A hard but mediocre cop is assigned to escort a prostitute into custody from Las Vegas to Phoenix, so that she can testify in a mob trial. But a lot of people are literally betting that they won't make it into town alive.
As the film opens on an Oklahoma farm during the depression, two simultaneous visitors literally hit the Wagoneer home: a ruinous dust storm and a convertible crazily driven by Red, the ... See full summary »
Wes Block is a detective who's put on the case of a serial killer whose victims are young and pretty women, that he rapes and murders. The killings are getting personal when the killer chooses victims who are acquaintances of Block. Even his daughters are threatened.Written by
Tony Kessen <firstname.lastname@example.org>
The movie features a significant amount of red tint photography. Even the movie's film poster featured a strong red color component. The color red motif connects with the film's adult sexual themes and references the film 's "Red Light" district's prostitutes and seedy sex. Similary, movie poster artwork for the later Clint Eastwood movie Blood Work (2002) also featured red tint over black print, but this time, the red color symbolized the color of blood. See more »
When Wes is in Becky's kitchen, offering him ice, the microphone dangles multiple times into the frame. See more »
Twenty-eight years ago I borrowed 40 dollars from my father, packed up an old, beat up suitcase, took a bus and came here. I was seventeen at the time. While I walked through the French Quarter, I looked out over the Mississippi and swore I'd never leave.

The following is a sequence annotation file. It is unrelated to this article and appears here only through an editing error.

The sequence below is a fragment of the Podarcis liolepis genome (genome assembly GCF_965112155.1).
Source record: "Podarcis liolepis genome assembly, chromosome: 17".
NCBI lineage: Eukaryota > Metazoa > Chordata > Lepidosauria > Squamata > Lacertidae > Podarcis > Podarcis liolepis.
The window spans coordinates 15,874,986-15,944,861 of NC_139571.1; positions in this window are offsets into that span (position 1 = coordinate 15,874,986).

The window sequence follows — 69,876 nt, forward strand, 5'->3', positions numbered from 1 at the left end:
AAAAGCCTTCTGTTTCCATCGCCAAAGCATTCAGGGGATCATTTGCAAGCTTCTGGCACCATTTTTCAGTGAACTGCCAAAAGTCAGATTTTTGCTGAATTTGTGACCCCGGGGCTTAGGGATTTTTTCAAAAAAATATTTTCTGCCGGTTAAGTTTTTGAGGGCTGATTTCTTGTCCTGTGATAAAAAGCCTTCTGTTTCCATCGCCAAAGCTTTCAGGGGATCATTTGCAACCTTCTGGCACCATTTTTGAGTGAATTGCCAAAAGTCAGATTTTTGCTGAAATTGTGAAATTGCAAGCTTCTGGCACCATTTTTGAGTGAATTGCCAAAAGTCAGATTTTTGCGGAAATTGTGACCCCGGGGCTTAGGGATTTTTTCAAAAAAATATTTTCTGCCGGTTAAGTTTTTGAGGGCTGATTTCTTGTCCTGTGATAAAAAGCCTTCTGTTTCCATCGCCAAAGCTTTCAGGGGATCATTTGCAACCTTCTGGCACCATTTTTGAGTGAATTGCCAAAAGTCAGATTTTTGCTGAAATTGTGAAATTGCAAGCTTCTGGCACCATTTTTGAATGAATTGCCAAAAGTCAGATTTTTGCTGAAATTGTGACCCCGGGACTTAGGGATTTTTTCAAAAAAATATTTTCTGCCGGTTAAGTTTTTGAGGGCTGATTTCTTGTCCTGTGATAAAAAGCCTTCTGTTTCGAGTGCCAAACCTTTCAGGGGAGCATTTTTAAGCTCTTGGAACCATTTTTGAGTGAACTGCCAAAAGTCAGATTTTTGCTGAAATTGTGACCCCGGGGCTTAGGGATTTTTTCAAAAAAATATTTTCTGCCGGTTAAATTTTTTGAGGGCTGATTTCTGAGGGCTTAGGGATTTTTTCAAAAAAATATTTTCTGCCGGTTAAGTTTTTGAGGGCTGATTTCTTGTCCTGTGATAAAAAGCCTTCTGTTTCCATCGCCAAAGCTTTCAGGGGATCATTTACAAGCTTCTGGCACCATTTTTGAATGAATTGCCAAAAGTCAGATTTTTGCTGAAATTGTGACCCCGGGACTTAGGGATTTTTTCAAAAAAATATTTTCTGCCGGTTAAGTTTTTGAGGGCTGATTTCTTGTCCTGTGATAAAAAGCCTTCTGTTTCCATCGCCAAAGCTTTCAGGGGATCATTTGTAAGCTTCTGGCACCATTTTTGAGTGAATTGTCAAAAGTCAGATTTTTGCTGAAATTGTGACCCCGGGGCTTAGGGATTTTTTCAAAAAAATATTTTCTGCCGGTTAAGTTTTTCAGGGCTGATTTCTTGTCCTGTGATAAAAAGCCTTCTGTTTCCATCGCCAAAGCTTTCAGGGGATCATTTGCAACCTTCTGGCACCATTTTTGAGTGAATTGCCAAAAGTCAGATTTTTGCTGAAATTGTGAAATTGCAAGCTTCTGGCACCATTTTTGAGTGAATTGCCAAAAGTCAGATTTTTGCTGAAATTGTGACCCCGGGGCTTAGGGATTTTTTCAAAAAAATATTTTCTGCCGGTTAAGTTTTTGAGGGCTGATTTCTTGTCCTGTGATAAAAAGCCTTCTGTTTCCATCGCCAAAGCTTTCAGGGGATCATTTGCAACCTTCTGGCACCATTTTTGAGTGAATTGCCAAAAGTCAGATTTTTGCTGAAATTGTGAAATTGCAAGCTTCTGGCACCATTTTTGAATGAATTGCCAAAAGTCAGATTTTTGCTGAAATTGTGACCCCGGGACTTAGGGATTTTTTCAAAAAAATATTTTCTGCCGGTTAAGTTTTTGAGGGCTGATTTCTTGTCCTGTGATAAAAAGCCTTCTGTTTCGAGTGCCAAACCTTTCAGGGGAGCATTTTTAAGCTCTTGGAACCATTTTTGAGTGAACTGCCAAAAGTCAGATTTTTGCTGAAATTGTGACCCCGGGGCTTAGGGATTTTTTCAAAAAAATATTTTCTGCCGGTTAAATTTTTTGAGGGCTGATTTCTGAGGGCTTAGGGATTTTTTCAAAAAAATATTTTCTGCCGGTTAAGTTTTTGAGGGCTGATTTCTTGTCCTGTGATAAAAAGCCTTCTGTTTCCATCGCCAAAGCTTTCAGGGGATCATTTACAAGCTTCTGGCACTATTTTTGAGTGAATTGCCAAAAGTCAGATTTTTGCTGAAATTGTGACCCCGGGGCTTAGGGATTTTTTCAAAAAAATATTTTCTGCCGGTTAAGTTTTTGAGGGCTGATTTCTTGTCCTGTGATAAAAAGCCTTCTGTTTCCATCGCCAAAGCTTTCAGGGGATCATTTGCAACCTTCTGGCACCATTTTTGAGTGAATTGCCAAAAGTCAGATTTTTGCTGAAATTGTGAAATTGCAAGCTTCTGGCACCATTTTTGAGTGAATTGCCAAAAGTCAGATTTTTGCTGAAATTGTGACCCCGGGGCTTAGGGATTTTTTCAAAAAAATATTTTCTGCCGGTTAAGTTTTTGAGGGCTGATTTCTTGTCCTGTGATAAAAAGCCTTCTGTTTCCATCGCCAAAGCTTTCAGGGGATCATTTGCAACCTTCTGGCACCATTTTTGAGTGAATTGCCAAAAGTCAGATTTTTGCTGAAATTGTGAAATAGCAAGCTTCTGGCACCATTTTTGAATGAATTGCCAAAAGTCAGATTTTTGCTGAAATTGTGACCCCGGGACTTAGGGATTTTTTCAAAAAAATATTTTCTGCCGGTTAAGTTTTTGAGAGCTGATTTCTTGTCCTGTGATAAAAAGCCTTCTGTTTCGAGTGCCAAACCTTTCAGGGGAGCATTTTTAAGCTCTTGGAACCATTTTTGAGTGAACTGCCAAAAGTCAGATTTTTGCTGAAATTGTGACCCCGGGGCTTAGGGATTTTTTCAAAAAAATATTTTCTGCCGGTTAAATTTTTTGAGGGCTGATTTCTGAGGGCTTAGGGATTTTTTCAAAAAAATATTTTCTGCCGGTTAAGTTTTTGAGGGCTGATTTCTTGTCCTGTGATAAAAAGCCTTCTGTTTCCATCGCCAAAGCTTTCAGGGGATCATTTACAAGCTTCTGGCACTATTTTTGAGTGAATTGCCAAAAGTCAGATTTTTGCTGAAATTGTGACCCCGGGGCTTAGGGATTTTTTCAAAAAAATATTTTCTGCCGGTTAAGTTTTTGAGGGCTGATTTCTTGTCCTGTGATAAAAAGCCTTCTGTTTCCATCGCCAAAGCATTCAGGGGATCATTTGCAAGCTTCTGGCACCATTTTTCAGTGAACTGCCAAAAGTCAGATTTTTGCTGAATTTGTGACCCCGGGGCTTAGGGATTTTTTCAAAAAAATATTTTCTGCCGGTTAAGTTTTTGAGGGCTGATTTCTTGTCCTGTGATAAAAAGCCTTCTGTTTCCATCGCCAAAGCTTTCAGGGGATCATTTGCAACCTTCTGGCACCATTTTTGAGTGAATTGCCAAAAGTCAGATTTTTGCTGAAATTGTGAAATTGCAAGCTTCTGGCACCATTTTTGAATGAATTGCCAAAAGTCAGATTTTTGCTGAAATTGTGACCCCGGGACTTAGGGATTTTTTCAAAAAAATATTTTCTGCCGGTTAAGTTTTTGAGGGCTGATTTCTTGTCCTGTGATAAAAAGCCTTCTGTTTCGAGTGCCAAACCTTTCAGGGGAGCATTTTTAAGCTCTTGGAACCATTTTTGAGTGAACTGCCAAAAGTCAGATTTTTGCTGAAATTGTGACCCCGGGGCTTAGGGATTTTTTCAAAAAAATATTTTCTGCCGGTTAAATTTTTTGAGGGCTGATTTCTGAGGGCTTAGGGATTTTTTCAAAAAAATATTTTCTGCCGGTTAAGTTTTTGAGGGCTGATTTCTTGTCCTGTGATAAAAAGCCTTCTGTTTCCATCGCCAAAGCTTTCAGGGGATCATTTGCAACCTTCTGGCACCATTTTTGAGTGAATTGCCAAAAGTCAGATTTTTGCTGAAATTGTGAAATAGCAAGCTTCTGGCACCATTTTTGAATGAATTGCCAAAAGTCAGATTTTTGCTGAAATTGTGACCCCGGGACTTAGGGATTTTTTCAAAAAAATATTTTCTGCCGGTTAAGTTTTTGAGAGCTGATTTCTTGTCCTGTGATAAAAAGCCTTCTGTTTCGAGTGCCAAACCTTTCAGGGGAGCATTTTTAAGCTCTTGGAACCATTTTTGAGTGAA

Ever come close?
Only once. When I looked down and saw that the suitcase was missing.
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Clint Eastwood is a truly amazing man. More then just a mere actor, he has become one of our national icons. Even President Reagan quoted his famous line "make my day". In Tightrope, Eastwood really went out and took a chance playing a cop, but not like Dirty Harry. A movie critic who reviewed the film commented that Eastwood had really grown as an actor and that maybe we should call him Redwood! Wes Block is a troubled single father who is really human with human frailties. He is drawn into a seamy murder investigation, but in doing so it is like he is looking into the dark tormented mirror of his own troubled soul. Every time a prostitute is murdered, it seems like it is one that he was just with. Watching this troubling film, there were more then a few occasions that I wondered if Clint was going to be revealed as the true killer in the end! It was a chilling thought to me watching this portrayal of a cop on the edge and wondering what would happen to push him over. Clint was finally nominated for an Academy award for best actor for Unforgiven, but this to me is one of the best "acting" jobs that he ever did. His real life daughter Allison plays his daughter in this movie and does a fine job, just like his son Kyle did in Honkeytonk Man. Genevieve Bujold gives a wonderful performance as the rape counselor that he falls for. She is a wonderful actress and more then holds her own. She was in my favorite Disney film The Last Flight Of Noah's Ark. Eastwood usually directs himself on screen, but in this case Richard Tuggle (who worked with Clint in Escape From Alcatraz) does a commendable job with the direction and the screenplay. The most disturbing part is where Eastwood tears a room apart in a fit of rage when he realizes what he has become. In a sense, he is no better then the pervert he hunts. Its like the dream scene where he is attacking the woman he loves. The ending of the film is like Dirty Harry where he finally gets the bad guy, I guess they cop out in the end, but Eastwood showed a lot of daring and guts when he took on this challenging role and he really rose to the occasion in my view. However, I would rather see him as Dirty Harry or No Name.
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